We quite often post job adverts which require various levels of Spanish, and the comment I see most commonly is “If only I could learn Spanish.” And I know from talking to British and Irish friends living here, that many are frustrated at not being able to speak the language better.
Unfortunately, the way we traditionally learn a language as a grown up is to learn the mechanics of it – how to conjugate a verb, how tense works and so on. But think about how children learn their language for a moment – they don’t know or care about how it works, their only interest is in getting the message across. And once they can do that, they learn the correct way of speaking by being gently corrected by the people around them.
In other words, they learn by listening, copying, getting it wrong and then being corrected!
Apply the same to learning Spanish as an adult, and you could be onto a winner. The key is in exposing yourself to as much Spanish as you can, then “having a go.” And just like when you were a child, people you speak Spanish to will gently correct you.
If someone walked up to you and said “Where will be shop close for purchasing food?” You would know exactly what they wanted, even though almost everything about that sentence is wrong. In the same way, when you speak like that in Spanish, people WILL understand what you are saying! All you have to do is spend as much time a possible listening to Spanish being spoken, then start to try to speak it. Just like you did when you were a child learning English.
Here are some tips that will help:
Read a Spanish newspaper at least once a week
Buy a copy of La Voz or Canarias 7 and work your way through it. It will help massively with seeing how sentences are constructed. At first it will be painful – you may spend more time looking words up in the dictionary or on Google Translate than you do actually reading, but you’ll be learning new words all the time.
Watch Spanish television
The news is a great place to start, as announcers tend to speak slowly and with more gravitas. If you can access subtitles, put them on as well, so you can see, as well as hear, the words. Then find a programme you can get into – years ago we started by watching the Spanish equivalent of Pop Idol. In no time at all, we got “into” the show, rooting for our favourites and wanting to understand what the heck was going on. While they were singing, we could compare notes about what we’d understood from the talking parts.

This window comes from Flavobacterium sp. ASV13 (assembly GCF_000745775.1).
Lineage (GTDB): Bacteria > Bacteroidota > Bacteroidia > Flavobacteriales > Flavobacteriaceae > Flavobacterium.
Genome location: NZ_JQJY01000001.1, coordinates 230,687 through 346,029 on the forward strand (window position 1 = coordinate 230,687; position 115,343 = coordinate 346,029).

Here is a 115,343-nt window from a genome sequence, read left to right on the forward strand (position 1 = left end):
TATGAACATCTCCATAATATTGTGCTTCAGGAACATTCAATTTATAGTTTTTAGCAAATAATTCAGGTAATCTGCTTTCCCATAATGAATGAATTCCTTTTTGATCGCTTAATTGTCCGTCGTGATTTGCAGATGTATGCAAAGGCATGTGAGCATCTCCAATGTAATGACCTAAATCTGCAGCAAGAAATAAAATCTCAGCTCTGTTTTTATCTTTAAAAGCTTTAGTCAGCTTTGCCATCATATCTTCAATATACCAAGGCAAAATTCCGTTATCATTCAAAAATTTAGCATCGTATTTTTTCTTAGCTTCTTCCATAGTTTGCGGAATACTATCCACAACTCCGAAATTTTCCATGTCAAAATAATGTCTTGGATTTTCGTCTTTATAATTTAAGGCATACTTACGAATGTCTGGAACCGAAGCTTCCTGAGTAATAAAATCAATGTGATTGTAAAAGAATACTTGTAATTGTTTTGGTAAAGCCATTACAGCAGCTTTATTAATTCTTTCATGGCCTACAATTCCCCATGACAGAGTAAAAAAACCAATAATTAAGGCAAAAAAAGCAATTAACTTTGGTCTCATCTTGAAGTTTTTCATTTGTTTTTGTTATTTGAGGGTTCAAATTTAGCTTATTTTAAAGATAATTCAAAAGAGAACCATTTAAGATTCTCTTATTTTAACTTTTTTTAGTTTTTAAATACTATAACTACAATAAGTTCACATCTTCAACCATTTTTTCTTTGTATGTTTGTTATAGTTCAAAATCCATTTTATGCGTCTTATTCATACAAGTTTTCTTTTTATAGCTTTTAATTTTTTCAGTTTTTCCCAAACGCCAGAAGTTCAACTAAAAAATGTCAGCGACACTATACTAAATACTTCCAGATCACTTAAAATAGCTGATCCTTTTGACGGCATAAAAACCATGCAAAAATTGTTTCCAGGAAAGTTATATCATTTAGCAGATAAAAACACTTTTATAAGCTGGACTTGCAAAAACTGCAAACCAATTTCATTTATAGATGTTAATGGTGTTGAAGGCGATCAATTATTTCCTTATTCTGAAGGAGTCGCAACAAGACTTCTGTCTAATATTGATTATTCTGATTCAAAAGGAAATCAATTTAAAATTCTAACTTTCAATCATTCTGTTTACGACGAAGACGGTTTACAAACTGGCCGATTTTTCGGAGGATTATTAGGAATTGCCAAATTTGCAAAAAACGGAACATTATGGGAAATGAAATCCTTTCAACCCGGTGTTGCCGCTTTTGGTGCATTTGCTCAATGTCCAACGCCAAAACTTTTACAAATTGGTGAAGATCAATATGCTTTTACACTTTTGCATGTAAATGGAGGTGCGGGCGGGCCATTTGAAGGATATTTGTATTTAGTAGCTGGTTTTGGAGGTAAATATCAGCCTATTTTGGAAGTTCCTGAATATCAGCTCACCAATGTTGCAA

Go to an intercambio
These are held in various places on the island. Intercambios are language exchanges in a café or bar. you’ll share a table with some local people who want to better their English, so you’ll spend 20 minutes or so talking Spanish and then 20 talking English with them.
Create your own intercambio
Find someone who wants to learn better English – it could be the barman in your local, or the lady from a shop, and create your own intercambio. You could meet for coffee once a week and just talk about what you’ve been up to, first in one language and then in the other, each correcting the other.
Use the language all the time
This is the hardest part of all, especially if you live in a resort area where most people speak English. But persevere – even if the waiter replies in English, force yourself to keep speaking in Spanish. Learn the Spanish for “Can we speak Spanish, please? I’m learning.”
Go to places where you HAVE TO speak Spanish
If you visit rural areas of the island, you’ll often go to places where nobody speaks English. How about having a drink in the sociedad at Haria? Stay up at the bar, and have a chat with the couple that run it, and you’ll find locals will come in and join in the conversation with you. It’s scary, and mentally tiring, but you’ll learn so fast, especially after being fortified by a glass or two of wine.
Finally, and this is the most important of all:
Make Spanish part of your every day life
If you treat learning Spanish as something you “do” every Wednesday at 4PM, then you’ll fail. You have to connect every aspect of your life to learning the language – that means changing the language on your PC and phone to Spanish, writing your shopping lists in Spanish, looking at Spanish language You Tube videos when you want to learn something.
In other words, use Spanish to do the things you do every day.
If you haven’t already signed up for our weekly newsletter, we send you a free “Speed Spanish” course when you do, so just put your name and email address here. Lanzarote Information newsletter.